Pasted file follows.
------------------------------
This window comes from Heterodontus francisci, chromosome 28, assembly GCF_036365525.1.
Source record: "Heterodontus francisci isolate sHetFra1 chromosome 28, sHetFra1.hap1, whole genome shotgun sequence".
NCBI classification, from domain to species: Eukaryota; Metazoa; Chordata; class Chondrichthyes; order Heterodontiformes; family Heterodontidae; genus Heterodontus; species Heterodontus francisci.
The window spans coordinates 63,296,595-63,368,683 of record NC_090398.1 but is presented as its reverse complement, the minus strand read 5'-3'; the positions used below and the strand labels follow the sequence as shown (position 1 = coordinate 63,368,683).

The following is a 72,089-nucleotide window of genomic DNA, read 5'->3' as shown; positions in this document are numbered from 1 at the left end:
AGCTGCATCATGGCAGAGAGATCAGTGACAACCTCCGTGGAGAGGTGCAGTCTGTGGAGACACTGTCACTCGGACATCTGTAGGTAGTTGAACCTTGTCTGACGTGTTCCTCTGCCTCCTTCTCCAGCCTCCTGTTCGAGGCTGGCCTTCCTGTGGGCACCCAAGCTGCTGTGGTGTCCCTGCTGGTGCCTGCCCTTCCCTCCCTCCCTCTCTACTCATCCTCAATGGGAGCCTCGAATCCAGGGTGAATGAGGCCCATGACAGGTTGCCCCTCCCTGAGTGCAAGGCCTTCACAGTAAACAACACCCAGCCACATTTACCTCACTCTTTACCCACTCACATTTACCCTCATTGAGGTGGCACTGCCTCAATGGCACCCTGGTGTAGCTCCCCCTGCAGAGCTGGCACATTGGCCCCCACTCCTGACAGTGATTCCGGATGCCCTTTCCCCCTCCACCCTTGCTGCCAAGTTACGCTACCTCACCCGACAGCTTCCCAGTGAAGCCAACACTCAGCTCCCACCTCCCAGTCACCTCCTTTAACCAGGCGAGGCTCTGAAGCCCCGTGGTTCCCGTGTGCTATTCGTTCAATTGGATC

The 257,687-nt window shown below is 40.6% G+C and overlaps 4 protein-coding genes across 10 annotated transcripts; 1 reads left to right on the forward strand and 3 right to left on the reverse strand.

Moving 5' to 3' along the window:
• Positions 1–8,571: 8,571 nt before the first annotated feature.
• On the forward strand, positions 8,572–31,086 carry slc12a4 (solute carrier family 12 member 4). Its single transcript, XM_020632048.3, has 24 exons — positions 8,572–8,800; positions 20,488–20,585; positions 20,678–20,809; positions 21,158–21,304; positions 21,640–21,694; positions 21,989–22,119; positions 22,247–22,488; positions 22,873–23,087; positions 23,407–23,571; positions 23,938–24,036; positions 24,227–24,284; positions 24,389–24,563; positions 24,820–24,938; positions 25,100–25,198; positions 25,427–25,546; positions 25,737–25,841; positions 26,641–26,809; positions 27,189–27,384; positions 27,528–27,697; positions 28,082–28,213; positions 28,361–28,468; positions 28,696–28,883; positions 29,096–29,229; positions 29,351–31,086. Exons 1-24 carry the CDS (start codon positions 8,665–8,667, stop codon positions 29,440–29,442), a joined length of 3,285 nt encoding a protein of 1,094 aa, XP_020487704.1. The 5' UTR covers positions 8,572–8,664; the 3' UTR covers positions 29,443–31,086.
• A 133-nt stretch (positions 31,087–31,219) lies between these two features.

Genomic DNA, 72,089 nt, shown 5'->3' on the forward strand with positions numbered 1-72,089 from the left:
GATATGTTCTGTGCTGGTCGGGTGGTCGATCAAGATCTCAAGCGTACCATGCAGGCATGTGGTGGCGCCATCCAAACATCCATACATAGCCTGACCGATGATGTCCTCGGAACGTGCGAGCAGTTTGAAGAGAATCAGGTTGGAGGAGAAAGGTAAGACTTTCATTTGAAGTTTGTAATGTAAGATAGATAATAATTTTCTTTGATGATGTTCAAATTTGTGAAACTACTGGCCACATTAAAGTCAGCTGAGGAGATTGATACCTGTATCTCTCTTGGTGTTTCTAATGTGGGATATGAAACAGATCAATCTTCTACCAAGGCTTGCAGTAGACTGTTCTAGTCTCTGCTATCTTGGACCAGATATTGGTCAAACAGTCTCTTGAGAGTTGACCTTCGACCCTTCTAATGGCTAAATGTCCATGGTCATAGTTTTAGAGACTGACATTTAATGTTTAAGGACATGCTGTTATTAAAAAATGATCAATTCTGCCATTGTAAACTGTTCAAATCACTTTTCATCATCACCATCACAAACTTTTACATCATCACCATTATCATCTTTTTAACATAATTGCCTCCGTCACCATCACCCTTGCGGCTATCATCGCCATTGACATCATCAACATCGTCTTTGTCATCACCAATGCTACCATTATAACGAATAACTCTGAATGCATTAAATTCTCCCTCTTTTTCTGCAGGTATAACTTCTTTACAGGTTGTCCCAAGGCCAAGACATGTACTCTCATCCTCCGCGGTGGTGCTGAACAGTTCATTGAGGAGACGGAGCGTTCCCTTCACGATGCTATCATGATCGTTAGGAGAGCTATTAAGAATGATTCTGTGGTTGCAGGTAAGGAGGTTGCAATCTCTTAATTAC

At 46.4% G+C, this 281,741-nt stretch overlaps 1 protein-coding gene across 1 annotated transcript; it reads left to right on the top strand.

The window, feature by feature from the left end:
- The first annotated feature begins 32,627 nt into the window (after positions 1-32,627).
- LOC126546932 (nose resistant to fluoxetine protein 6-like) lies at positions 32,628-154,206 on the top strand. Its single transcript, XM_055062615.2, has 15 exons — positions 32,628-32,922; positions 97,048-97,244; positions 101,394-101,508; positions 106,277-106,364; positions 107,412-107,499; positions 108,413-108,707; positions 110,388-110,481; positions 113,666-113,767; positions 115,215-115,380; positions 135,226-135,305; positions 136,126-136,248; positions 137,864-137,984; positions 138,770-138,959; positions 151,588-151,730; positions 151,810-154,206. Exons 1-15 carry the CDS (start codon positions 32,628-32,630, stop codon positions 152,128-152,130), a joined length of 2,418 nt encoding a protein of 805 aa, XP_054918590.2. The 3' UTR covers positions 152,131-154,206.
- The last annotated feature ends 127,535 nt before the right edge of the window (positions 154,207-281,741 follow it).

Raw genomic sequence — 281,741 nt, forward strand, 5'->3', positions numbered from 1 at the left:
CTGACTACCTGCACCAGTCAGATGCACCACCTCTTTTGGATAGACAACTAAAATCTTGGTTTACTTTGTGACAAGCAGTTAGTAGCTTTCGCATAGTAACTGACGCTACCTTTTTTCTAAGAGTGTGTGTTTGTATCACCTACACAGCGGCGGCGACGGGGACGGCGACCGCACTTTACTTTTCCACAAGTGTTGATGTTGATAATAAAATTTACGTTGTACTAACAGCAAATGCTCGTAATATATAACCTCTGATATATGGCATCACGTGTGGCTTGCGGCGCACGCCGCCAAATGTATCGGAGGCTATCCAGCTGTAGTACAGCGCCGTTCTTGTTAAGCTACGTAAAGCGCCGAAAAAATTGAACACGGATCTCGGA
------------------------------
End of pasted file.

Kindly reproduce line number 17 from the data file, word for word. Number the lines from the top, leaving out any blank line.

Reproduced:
- LOC126546932 (nose resistant to fluoxetine protein 6-like) lies at positions 32,628-154,206 on the top strand. Its single transcript, XM_055062615.2, has 15 exons — positions 32,628-32,922; positions 97,048-97,244; positions 101,394-101,508; positions 106,277-106,364; positions 107,412-107,499; positions 108,413-108,707; positions 110,388-110,481; positions 113,666-113,767; positions 115,215-115,380; positions 135,226-135,305; positions 136,126-136,248; positions 137,864-137,984; positions 138,770-138,959; positions 151,588-151,730; positions 151,810-154,206. Exons 1-15 carry the CDS (start codon positions 32,628-32,630, stop codon positions 152,128-152,130), a joined length of 2,418 nt encoding a protein of 805 aa, XP_054918590.2. The 3' UTR covers positions 152,131-154,206.